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7 steps to managing conflict

Several years ago, when I started my current job, I had a conflict with another employee. By strict interpretation of our policies, I was right in my actions, but I managed it very poorly. Shortly after that, the other employee resigned. It was a lack of experience on my part. I was more interested in being right than resolving conflict.

One of the harsh lessons you learn early in life, conflict happens. Not everyone will agree with you all the time, or even some of the time. To be successful in life, you need to know how to manage conflict.

I’m not so glib as to expect there is some magic “7–step” solution that will automatically eliminate all your conflict. There are areas of disagreement –say personal beliefs– that may never be resolved. Some past actions, that have deeply affected your life, could require a therapeutic approach to resolve.

However, much of the day-to-day conflict you face can be managed with deliberate and clear communication. If you find conflict is getting in the way of your accomplishing what needs doing, try these steps:

Explain the situation as you see it – Invariably, conflict is about perception and understanding. Start by telling the other party your understanding of the situation.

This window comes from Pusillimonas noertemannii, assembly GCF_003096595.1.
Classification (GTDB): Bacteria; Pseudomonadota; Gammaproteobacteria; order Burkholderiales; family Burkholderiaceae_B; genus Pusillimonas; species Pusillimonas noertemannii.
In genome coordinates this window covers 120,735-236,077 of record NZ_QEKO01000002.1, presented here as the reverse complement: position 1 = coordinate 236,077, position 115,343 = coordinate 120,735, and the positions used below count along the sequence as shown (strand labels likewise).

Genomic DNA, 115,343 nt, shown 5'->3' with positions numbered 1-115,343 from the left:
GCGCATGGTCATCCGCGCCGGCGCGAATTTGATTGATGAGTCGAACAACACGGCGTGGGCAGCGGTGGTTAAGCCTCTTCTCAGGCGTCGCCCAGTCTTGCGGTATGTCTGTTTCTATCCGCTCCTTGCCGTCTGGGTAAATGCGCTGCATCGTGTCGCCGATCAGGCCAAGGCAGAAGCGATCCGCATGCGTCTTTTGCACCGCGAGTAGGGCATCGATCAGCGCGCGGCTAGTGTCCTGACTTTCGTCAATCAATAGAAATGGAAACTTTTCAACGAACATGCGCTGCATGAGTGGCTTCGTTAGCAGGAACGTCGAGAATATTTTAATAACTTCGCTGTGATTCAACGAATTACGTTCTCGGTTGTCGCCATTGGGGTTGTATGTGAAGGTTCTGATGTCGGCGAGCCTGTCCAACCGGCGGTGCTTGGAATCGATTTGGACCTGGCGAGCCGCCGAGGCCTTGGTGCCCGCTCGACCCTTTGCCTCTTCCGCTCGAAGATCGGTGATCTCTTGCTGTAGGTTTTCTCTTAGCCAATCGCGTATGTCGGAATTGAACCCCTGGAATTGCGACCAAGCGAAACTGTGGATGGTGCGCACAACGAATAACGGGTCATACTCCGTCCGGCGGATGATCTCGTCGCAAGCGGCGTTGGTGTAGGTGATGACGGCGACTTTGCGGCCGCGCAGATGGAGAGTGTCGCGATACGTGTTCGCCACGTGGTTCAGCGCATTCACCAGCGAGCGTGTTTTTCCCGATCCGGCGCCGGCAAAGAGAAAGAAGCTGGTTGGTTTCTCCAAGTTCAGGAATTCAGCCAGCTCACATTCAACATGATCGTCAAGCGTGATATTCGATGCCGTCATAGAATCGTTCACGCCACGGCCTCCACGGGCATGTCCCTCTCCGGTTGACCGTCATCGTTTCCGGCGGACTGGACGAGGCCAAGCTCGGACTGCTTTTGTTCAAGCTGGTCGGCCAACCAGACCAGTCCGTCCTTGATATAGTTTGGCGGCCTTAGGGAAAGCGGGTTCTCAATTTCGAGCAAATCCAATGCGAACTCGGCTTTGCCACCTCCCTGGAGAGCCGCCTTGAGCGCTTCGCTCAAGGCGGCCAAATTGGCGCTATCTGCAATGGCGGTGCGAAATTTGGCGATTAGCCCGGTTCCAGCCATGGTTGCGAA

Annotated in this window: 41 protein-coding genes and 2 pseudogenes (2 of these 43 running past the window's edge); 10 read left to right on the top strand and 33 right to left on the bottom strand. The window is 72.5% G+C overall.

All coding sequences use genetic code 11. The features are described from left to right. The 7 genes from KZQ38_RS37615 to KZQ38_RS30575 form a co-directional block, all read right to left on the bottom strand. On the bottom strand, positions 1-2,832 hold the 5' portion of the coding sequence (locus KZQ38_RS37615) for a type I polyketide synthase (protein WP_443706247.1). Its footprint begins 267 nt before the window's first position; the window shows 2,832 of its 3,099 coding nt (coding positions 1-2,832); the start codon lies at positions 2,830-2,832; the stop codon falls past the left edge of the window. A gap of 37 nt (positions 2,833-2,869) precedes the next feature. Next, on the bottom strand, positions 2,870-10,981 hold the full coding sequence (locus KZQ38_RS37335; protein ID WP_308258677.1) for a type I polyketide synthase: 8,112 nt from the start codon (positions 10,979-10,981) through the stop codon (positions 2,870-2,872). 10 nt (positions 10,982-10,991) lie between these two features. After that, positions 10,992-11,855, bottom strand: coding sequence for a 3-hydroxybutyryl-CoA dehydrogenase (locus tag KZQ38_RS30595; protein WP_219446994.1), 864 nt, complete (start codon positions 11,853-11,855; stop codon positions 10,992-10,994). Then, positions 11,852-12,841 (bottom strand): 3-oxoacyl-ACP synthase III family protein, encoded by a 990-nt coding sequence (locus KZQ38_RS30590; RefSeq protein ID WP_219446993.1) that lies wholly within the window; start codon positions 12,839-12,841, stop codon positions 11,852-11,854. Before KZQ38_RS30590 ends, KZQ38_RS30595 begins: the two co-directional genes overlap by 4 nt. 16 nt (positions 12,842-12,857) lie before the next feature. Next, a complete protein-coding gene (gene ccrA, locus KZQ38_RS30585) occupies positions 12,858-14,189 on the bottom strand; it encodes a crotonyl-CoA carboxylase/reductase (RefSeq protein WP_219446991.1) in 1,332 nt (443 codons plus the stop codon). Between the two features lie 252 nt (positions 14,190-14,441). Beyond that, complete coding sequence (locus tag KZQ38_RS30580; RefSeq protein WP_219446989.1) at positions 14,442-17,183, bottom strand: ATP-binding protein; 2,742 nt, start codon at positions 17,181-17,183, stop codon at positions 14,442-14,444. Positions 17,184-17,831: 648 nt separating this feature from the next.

Describe how it is affecting performance – Tell them how this conflict affects what need to be accomplished.
Ask them to explain their point of view – This can be difficult, but let the other party explain their point of view.
You may find that these first three steps provide enough clarity to resolve the conflict. If not, move on the the next four steps.

Agree on the problem – Reach agreement on the problem. You need a common understanding to develop a workable solution.
Explore and discuss possible solutions – Work together to develop a solution to the conflict. Both parties will stick with a solution they have had a role in developing.
Agree on what each person will do to solve the problem – Make sure you walk away from the session with a clear understanding of which party is responsible for what action.
Set a date for follow up – Don’t leave it hanging. Get together to make sure things are on track. If the conflict is of a complex nature, you may need several follow-up milestones.

In the case of individuals in conflict, this process can work one-on-one. In more complex conflicts, or where groups of people are involved, a third-party facilitator might be needed.

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